Study: MMS may be most effective tx for rare aggressive malignancies

October 1, 2007

Mohs micrographic surgery is just as effective in preserving tissue and improving cure rates on aggressive cutaneous malignancies as it is with the much more common cutaneous malignancies, according to a new study. Researchers found that recurrence rates with Mohs surgeries were dramatically lower than could have been expected with standard surgeries.

Keypoints:

Danville, Pa. - The benefits of Mohs micrographic surgery (MMS) in preserving tissue and improving cure rates of common cutaneous malignancies are well-established, and new research concludes that the procedure is also the most effective therapy for rare aggressive cutaneous malignancies.

Such malignancies make up only a small percentage of overall cutaneous malignancies, and because of their infrequent presentation, the effectiveness of MMS on the tumors is poorly defined, according to researchers with the Geisinger Medical Center here.

The few reports that have examined MMS for such tumors focused either on a single type of malignancy or were conducted at multiple clinic sites, the researchers say.

"Nevertheless, our hypothesis was that Mohs would be more effective than traditional therapies," he adds.

Retrospective review

To get a more comprehensive view of MMS value and efficacy in the rare malignancies, researchers conducted a retrospective chart review of 26,000 cases treated with MMS at the Geisinger Medical Center's department of dermatology over the course of a 16-year period (Dermatol Surg. 2007 Mar;33(3):333-339).

The types of diagnoses considered in the review included poorly differentiated squamous cell carcinoma (PDSCC); dermatofibrosarcoma protuberans (DFSP); microcystic adnexal carcinoma (MAC); extramammary Paget's disease (EMPD); Merkel cell carcinoma; and sebaceous carcinoma. For the latter two, the cases were too few to offer a meaningful analysis of recurrence rates.

In all other cases for which follow-up rates were available, the findings showed recurrence rates with Mohs that were dramatically lower than could have been expected with standard surgeries.

For poorly differentiated squamous cell carcinoma, 85 cases were available for follow-up, with a local recurrence rate of 6 percent at a mean follow-up time of 45 months. While there are few comparative studies in the literature, a previous review of PDSCC treated with MMS had a relatively low cure rate of only 67.4 percent; however, that was compared with an even lower cure rate of only 46.4 percent for tumors treated with non-Mohs modalities (J Am Acad Dermatol. 1992;26:976-990).

For dermatofibrosarcoma protuberans, which most commonly affects patients between the ages of 40 and 50, among the 35 cases there were no local recurrences after MMS at a mean follow-up of 39 months, whereas marginal recurrence rates reported with traditional surgery have been as high as 20 percent to 50 percent.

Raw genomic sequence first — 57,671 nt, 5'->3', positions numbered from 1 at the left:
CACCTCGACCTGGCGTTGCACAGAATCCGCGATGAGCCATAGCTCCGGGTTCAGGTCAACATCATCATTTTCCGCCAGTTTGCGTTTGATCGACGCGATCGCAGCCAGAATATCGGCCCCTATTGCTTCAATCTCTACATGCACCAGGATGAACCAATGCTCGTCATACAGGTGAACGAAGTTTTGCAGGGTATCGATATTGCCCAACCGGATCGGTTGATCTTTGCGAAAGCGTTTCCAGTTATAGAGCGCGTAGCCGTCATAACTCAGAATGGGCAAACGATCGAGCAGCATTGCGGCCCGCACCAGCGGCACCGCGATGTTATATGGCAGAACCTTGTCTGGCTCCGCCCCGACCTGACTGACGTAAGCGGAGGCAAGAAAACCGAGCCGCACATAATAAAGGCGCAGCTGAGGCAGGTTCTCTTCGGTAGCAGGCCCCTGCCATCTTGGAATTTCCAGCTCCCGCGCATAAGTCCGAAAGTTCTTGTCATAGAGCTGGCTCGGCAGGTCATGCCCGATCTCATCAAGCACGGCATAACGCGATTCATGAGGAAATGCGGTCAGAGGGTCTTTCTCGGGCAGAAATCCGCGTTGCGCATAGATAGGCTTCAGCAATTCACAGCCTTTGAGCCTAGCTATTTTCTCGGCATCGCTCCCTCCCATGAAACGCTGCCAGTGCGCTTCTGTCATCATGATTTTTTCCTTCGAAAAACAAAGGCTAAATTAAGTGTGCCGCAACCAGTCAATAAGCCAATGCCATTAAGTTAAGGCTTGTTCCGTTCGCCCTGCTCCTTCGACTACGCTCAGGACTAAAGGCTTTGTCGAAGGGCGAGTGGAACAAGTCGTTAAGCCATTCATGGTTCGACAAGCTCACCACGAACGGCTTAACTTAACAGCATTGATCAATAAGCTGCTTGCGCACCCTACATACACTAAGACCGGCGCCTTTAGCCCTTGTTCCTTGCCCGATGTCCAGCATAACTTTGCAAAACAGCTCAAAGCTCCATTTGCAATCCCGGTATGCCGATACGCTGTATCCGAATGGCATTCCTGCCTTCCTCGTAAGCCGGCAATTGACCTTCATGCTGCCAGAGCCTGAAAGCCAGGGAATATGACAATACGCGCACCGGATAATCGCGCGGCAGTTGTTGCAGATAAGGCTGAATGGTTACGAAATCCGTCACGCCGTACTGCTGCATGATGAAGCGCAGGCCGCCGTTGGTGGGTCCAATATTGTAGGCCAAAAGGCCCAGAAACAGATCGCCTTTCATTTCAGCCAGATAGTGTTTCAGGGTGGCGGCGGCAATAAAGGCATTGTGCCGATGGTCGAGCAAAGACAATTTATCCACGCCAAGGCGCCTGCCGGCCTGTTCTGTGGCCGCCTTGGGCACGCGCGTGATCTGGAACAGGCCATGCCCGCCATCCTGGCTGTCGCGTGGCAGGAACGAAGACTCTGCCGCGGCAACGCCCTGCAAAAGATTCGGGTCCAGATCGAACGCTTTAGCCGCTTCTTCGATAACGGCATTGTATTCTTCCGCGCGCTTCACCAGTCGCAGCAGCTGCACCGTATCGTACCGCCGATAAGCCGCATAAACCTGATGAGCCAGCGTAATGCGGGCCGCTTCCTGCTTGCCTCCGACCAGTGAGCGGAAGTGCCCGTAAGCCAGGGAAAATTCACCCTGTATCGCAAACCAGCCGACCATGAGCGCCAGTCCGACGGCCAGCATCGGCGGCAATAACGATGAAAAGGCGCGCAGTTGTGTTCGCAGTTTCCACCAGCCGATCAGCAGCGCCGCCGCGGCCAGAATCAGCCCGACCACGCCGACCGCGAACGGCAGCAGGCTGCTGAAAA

For microcystic adnexal carcinoma, a slowly growing, locally aggressive tumor originating in the eccrine gland, there were 25 cases with a local recurrence rate of 12 percent at a mean follow-up of 39 months. This represented the highest recurrence rate of tumors reviewed. Still, recurrence rates remained favorable when compared with other surgical modalities, which have been reported to be up to 60 percent.

For extramammary Paget's disease, there were 10 cases with no local recurrences at a mean follow-up of 34 months. Recurrence rates experienced by Mohs patients with this type of carcinoma in the literature were higher, ranging from 8 percent to 27 percent, but they still compare favorably with the non-MMS approach of wide local excision with conventional surgery, which has a reported marginal recurrence of 30 percent to 60 percent, the researchers report.

Mohs most effective

"Collectively, our data on PDSCC, DFSP, MAC and EMPD, combined with other studies in the literature, show that MMS is the most effective therapy for these rare, aggressive cutaneous malignancies," the researchers write.

Despite the findings, Mohs surgery may often not be the first choice of treatment for all aggressive melanomas, Dr. Thomas tells Dermatology Times.

"For one thing, Mohs is dependent upon a certain subset of tumor type that is contiguous and doesn't have a high risk of metastasizing prior to the surgery, so some types of aggressive tumors are, in fact, probably not best treated with Mohs," he says.

"But I also suspect that aggressive tumors in general are still being treated the majority of the time with traditional surgical techniques because of a lack of awareness that Mohs is a good option for these types of cancers."